Saturday, 21 December 2013

264 Into Equador

Tuesday 17th December 2013
Miles Today  86 Total  29,079

Karen got her cat fix at breakfast. This little follow lives on the roof of the hotel.

So, how bad do you want me to look ?
We then set off late for the relatively short 80 odd mile trip to Popayan. The weather was atrocius and hence no photos. We sat through rain virtually all day. On arrival in Popayan, the town was a cute little place and is apparently on the UNESCO heritage list. The Hotel we picked to stay in was a bit decadent. It was the monastery attached to a cathedral. We popped into the centre of town for a bite. Karen went out without her sling for the first time (it was soaking wet).

Look Mum, no sling and arms up.

Llamas are so cute

The cathedral attached to our hotel

Wednesday 18th December 2013
Miles Today  154 Total  29,233

The weather improved slightly but we put our wet gear on anyway. 
In the daylight, the hotel we were in was impressive.

The courtyard of our hotel.

The hotel restaurant
Once we set off, the aftermath of yesterdays rain was apparent. There were landslides and trees down everywhere.

We nearly ran into this.

...and this
As the hill started to dry, they left some eerie clouds forming.

Again, as with previous journeys through Colombia, we passed through many mountain villages.  On either side of the road, there were little shelters and in them sat the elder people of the village.  I mostly saw, older women, but as a vehicle approached, they moved with an agility that belied their age, to hold out their hands, basically begging.   It would have been difficult to give them anything at the speeds we were traveling, (all within the limits), and once you'd dodged the old girls, there were families, I kid you not, either side of the road, with a rope across the carriageway, and as they saw you, they lifted it up to try and slow you down, a bit of extra throttle soon had them dropping it, but a little bit worrying at first.  I would help most people, but I found this all a bit sad.
In the main, I have really enjoyed Colombia.  It has been fun, noisy, bustling and in certain places, quiet.  We have both felt safe, the majority of the time, and it is obvious that the people want to move on from the reputation that Colombia has had.  I will be the first to admit, I didn't want to spend much time here, but I'm glad we did, it really is a beautiful country.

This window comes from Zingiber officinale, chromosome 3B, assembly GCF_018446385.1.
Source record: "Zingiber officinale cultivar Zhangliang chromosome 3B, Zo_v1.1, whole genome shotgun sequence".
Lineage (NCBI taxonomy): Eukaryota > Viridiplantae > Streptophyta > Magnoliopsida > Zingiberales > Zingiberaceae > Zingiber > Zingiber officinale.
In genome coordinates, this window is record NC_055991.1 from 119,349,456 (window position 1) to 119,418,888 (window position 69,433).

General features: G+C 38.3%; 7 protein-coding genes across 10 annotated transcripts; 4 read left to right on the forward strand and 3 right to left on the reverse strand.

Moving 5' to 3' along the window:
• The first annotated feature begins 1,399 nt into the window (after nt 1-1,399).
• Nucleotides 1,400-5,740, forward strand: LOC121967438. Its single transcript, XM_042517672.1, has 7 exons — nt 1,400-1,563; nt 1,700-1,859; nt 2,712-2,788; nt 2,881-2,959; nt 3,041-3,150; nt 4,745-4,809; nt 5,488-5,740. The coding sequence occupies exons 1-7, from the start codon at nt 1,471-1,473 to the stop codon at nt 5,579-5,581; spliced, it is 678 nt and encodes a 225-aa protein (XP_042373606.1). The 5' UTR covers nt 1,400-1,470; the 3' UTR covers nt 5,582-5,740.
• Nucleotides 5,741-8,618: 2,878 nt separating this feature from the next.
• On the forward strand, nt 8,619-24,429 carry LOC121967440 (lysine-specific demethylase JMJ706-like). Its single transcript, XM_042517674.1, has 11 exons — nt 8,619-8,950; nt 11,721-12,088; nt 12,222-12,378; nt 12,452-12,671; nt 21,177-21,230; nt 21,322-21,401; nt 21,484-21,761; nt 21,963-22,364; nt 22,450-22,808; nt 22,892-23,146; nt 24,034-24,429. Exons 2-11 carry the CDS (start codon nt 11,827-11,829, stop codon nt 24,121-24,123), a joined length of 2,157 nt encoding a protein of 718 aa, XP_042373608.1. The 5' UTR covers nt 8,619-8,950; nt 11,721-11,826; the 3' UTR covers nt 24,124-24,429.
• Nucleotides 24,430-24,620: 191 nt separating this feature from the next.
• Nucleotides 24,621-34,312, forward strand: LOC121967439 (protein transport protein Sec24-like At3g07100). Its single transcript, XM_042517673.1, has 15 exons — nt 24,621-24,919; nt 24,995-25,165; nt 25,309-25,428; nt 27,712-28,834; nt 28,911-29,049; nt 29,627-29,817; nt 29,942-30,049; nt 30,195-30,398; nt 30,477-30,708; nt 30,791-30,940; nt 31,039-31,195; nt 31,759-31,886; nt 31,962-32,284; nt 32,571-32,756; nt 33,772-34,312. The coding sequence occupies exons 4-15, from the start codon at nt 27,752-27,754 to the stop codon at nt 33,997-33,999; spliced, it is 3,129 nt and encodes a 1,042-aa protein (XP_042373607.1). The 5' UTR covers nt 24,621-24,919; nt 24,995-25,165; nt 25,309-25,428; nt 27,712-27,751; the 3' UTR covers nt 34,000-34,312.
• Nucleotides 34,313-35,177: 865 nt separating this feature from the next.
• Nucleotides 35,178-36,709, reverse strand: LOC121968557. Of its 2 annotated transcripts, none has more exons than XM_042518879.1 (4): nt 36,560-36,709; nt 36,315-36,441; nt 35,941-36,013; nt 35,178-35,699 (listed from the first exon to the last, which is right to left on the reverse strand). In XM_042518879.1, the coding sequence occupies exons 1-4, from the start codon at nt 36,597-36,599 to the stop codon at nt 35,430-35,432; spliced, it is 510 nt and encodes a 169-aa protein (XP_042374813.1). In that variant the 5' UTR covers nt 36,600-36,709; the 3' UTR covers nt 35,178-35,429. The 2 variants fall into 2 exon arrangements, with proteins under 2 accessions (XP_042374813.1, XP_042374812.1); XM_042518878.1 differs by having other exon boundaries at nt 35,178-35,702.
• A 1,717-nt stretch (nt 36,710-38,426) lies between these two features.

The road became very bumpy so we stopped to adjust the suspension and found these critters in the ditch beside us.

Hundreds of mini butterflies.

We stopped for coffee and the local cops were were too.
 As usual the scenery was fantastic - when you could see it. We were often in the clouds as we were at around 2600m

Waiting for the roadworks.

Thursday 19th December 2013
Miles Today  224 Total  29,457

 Another early start for a 200 mile series of bends.

 Just before the border with Equador we stopped at a famous sanatorium where the church straddles the gorge.
Karen was worried I might swap her for one or two of these.

The long steep walk down into the gorge presented us with this. Another Disney church. We did not go in due to lack of time.

Going back up was hard work. At this altitude there is only 75% air. The walls of the path are adorned with plaques of the departed.

A view going back up the hill.
 We eventually arrived at the border of Ecuador and the exit from Colombia could not be simpler. All done in about 15 minutes. Immigration at Ecuador was simple too. The problem came when we tried to get Wallace into the country. At the customs office is a list of things needed to temporarily import a vehicle. I got these things ready and queued up. Once at the counter I was asked for photocopies of everything. Shame this detail was not on the list. I queued up again and this time they wanted a photo copy of my entry stamp too. Back to the copy shop. I went to queue up at the window again only to to have it shut in my face as the clerk had finished for the day. I queued up for a third time at a different window. As you can imagine, I was about to blow my stack but that would then have given them an excuse not to permit Wallace's entry.  We eventually got served and after a frustrating 3 hours we were off again. We were expecting 1 hour and now we knew we would be riding in the dark.

The calm before the storm.

We passed Ecuador's palaeontology museum.

Their health and safety differs from ours. We had to wait for our turn to pass the roadworks and having been let through we had to negotiate a sand storm.  There is a truck under the cloud being loaded up.